Alexandria School Board members criticized a City Council plan for development of the 400-acre Potomac Yard site yesterday that leaves only three acres for a future elementary school.

The dispute has aggravated tensions between the council, which is focused on limiting government spending and bolstering the city's tax base, and the School Board, which is grappling with student enrollment growth and a state testing system that threatens the schools' accreditation.

"Overcrowded classrooms and unaccredited schools will have a corrosive effect on the tax base of this city," said Claire M. Eberwein, vice chairman of the School Board. "I had been more hopeful that the council would realize that requests for land at no cost for future school sites made sense from their planning perspective also."

The council's plan for development of Potomac Yard, approved Wednesday, includes a 625-room hotel, 1,900 town houses and apartments and office space.

The council rejected the School Board's request that it deed over five acres on the site for a school that may be needed as early as 2002. And the three acres that are being reserved for a school remain under the council's control.

City Council members said they shared the School Board's concern about enrollment growth but preferred to see whether school crowding continued before committing themselves to a larger school site that might not be needed.

"Enrollment is a very moving target, to say the least," said City Council member David G. Speck (D), "and before we commit both land and capital we need to have more information."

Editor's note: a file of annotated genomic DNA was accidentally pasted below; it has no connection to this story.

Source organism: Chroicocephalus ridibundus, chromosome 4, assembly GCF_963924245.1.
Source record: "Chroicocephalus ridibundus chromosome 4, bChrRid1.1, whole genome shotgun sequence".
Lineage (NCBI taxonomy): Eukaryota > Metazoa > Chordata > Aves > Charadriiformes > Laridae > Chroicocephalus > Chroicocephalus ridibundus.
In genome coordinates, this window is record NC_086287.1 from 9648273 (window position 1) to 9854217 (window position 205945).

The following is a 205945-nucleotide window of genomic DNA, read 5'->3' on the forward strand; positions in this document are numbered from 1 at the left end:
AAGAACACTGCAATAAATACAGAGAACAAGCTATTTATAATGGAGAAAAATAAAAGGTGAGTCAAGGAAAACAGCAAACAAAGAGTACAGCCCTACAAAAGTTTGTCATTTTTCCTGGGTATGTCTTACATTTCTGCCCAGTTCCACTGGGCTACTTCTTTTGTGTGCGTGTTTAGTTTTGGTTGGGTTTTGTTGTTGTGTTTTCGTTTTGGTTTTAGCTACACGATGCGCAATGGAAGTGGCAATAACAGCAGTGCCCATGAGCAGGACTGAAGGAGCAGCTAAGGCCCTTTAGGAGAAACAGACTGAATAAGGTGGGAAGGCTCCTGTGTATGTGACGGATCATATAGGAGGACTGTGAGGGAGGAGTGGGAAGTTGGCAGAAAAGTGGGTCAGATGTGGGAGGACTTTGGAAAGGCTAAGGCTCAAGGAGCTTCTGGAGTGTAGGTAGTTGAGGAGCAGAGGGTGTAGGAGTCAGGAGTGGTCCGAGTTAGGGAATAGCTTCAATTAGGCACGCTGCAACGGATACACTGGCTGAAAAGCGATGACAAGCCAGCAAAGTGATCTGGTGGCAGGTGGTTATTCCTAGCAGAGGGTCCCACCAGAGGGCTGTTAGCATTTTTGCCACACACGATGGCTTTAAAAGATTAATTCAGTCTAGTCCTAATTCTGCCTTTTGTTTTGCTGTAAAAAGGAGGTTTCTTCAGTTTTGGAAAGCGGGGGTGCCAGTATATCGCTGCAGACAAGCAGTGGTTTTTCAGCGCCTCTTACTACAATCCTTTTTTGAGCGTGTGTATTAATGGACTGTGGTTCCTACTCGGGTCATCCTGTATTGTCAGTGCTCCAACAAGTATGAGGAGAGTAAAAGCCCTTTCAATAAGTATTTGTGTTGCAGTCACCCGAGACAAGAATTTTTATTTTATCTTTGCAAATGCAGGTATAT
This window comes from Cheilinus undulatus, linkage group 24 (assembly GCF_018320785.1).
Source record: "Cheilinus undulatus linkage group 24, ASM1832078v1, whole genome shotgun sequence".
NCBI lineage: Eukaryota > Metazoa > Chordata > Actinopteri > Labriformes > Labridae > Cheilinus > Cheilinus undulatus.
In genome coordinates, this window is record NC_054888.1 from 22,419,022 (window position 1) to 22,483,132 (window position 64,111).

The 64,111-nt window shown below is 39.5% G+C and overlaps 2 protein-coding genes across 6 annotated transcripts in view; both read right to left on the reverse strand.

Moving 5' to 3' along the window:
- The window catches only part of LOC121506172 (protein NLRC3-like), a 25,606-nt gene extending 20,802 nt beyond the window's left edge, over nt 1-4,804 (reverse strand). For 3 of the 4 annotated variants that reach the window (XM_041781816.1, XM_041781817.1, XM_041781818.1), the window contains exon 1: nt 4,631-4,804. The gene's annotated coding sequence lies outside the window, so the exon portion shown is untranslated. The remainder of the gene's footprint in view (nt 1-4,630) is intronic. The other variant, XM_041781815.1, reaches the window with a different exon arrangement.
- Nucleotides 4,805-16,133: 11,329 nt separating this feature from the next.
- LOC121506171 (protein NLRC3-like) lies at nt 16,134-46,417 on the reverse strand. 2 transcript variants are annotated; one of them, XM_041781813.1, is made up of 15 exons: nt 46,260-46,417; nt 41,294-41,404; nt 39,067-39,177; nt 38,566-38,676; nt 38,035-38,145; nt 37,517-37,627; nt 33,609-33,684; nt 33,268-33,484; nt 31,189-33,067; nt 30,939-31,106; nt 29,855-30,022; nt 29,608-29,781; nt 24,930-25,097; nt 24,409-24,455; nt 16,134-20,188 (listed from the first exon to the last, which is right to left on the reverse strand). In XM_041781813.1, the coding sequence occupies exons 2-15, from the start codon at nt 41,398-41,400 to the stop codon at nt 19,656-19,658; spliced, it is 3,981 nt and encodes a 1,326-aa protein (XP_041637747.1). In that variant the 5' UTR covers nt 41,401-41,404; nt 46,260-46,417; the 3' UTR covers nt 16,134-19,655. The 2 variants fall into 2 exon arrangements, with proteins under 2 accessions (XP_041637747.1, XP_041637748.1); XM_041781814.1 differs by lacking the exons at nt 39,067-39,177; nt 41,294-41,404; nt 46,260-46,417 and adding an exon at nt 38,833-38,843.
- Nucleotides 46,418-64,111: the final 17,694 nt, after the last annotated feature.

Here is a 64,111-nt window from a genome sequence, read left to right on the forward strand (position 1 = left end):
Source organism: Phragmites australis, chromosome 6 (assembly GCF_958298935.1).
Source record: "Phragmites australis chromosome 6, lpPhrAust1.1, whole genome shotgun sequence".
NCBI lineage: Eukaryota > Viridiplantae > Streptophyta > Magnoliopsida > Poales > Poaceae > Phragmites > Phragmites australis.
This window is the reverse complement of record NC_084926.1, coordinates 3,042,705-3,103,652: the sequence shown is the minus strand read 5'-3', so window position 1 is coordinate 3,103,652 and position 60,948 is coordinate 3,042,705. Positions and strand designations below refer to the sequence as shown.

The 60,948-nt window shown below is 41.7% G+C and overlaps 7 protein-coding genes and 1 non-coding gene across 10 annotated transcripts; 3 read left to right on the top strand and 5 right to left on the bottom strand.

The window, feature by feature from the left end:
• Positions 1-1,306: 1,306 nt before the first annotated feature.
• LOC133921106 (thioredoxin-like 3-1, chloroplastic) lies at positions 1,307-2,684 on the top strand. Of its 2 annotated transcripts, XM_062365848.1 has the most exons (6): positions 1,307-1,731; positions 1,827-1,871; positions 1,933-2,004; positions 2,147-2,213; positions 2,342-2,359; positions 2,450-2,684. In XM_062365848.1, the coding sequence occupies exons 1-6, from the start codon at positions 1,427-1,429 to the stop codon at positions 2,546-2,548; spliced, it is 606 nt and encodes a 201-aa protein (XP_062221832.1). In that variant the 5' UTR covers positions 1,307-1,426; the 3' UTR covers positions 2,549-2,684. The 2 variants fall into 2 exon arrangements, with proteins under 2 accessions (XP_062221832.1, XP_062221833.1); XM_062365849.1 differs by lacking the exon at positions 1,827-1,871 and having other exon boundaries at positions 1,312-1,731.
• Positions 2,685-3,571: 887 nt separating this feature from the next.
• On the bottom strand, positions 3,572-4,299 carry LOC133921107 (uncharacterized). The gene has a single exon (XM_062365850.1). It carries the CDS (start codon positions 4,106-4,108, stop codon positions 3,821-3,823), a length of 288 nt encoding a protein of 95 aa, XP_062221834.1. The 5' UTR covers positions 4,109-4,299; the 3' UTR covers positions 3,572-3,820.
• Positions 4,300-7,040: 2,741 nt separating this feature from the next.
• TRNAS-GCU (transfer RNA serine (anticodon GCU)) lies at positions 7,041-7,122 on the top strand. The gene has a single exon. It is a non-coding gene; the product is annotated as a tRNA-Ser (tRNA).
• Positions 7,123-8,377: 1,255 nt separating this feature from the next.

The school system has 11,000 students, and school officials project it will have 12,000 in the next six years.

A new elementary school, the first in Alexandria in decades, will open in the west end of the city next year, but board members say it will not provide nearly enough room for the anticipated growth.

Board member Mark R. Eaton noted that the request to the council was not for exclusive use of the land, but for a promise that it would be reserved as open space for recreational use until school needs became clear. "It was an effort to resolve cooperatively the issue of whether the school site would really be there when we need it," Eaton said.

Virginia law requires that each elementary school have a minimum of four acres, plus one acre for every 100 students enrolled. "If they only reserve three acres, and it turns out, as things do, that plans change and there's no adjacent open space, then we cannot have a school there," said School Board member Sally Ann Baynard.

But council members said that because development in Potomac Yard will be gradual, it will be no problem to assemble a parcel larger than three acres if school construction becomes necessary. They also said it is possible that student enrollment will fall in other parts of the city, allowing children who move into town houses and apartments at Potomac Yard to attend one of Alexandria's existing schools.

School Board member Dan Goldhaber said he does not doubt City Council members who say they will provide more space if future enrollments demand it. But without the property in hand, the board has no guarantee this will happen, he said.

"City councils change, and a promise by this council does not necessarily bind a future council," Goldhaber said. "There is no strong constituency against a school at this point, but there surely will be in the future when the land is more actively used."

Speck said of the School Board members: "If I were on their side I would probably be expressing the same discontent. But they want to put a reserve sign on that land, and that is not what we are prepared to do at this time."